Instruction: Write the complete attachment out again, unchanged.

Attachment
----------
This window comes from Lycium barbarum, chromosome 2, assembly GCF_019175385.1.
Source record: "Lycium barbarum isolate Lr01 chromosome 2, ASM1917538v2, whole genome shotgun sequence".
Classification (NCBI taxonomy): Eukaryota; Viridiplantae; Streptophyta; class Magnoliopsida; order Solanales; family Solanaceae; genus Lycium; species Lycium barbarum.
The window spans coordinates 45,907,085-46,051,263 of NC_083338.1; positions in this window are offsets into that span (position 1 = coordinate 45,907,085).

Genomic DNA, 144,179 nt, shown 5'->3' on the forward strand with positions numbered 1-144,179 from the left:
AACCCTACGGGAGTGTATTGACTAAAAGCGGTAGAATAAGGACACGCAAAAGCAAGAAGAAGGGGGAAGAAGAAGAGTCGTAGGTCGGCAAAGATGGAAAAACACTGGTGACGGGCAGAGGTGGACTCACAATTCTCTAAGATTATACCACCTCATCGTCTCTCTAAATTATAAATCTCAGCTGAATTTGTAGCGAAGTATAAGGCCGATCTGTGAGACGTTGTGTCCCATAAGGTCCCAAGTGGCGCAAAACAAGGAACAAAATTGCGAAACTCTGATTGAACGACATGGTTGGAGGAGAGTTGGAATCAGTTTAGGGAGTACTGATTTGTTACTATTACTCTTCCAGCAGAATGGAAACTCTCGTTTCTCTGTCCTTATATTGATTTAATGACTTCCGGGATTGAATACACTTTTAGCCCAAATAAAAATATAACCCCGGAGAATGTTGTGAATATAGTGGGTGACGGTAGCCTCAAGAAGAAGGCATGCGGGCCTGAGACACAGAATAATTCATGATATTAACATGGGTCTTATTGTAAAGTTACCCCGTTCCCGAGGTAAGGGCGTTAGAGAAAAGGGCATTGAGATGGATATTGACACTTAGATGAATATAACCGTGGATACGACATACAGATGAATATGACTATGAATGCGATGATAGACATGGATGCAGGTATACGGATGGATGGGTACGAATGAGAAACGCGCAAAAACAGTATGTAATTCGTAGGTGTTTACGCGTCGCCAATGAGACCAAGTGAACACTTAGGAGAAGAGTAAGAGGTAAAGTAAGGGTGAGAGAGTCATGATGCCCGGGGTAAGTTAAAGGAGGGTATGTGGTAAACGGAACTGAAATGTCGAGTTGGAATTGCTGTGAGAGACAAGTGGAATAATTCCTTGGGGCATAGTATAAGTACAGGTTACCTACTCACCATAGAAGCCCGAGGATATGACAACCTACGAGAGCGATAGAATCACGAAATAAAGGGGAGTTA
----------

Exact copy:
This window comes from Lycium barbarum, chromosome 2, assembly GCF_019175385.1.
Source record: "Lycium barbarum isolate Lr01 chromosome 2, ASM1917538v2, whole genome shotgun sequence".
Classification (NCBI taxonomy): Eukaryota; Viridiplantae; Streptophyta; class Magnoliopsida; order Solanales; family Solanaceae; genus Lycium; species Lycium barbarum.
The window spans coordinates 45,907,085-46,051,263 of NC_083338.1; positions in this window are offsets into that span (position 1 = coordinate 45,907,085).

Genomic DNA, 144,179 nt, shown 5'->3' on the forward strand with positions numbered 1-144,179 from the left:
AACCCTACGGGAGTGTATTGACTAAAAGCGGTAGAATAAGGACACGCAAAAGCAAGAAGAAGGGGGAAGAAGAAGAGTCGTAGGTCGGCAAAGATGGAAAAACACTGGTGACGGGCAGAGGTGGACTCACAATTCTCTAAGATTATACCACCTCATCGTCTCTCTAAATTATAAATCTCAGCTGAATTTGTAGCGAAGTATAAGGCCGATCTGTGAGACGTTGTGTCCCATAAGGTCCCAAGTGGCGCAAAACAAGGAACAAAATTGCGAAACTCTGATTGAACGACATGGTTGGAGGAGAGTTGGAATCAGTTTAGGGAGTACTGATTTGTTACTATTACTCTTCCAGCAGAATGGAAACTCTCGTTTCTCTGTCCTTATATTGATTTAATGACTTCCGGGATTGAATACACTTTTAGCCCAAATAAAAATATAACCCCGGAGAATGTTGTGAATATAGTGGGTGACGGTAGCCTCAAGAAGAAGGCATGCGGGCCTGAGACACAGAATAATTCATGATATTAACATGGGTCTTATTGTAAAGTTACCCCGTTCCCGAGGTAAGGGCGTTAGAGAAAAGGGCATTGAGATGGATATTGACACTTAGATGAATATAACCGTGGATACGACATACAGATGAATATGACTATGAATGCGATGATAGACATGGATGCAGGTATACGGATGGATGGGTACGAATGAGAAACGCGCAAAAACAGTATGTAATTCGTAGGTGTTTACGCGTCGCCAATGAGACCAAGTGAACACTTAGGAGAAGAGTAAGAGGTAAAGTAAGGGTGAGAGAGTCATGATGCCCGGGGTAAGTTAAAGGAGGGTATGTGGTAAACGGAACTGAAATGTCGAGTTGGAATTGCTGTGAGAGACAAGTGGAATAATTCCTTGGGGCATAGTATAAGTACAGGTTACCTACTCACCATAGAAGCCCGAGGATATGACAACCTACGAGAGCGATAGAATCACGAAATAAAGGGGAGTTA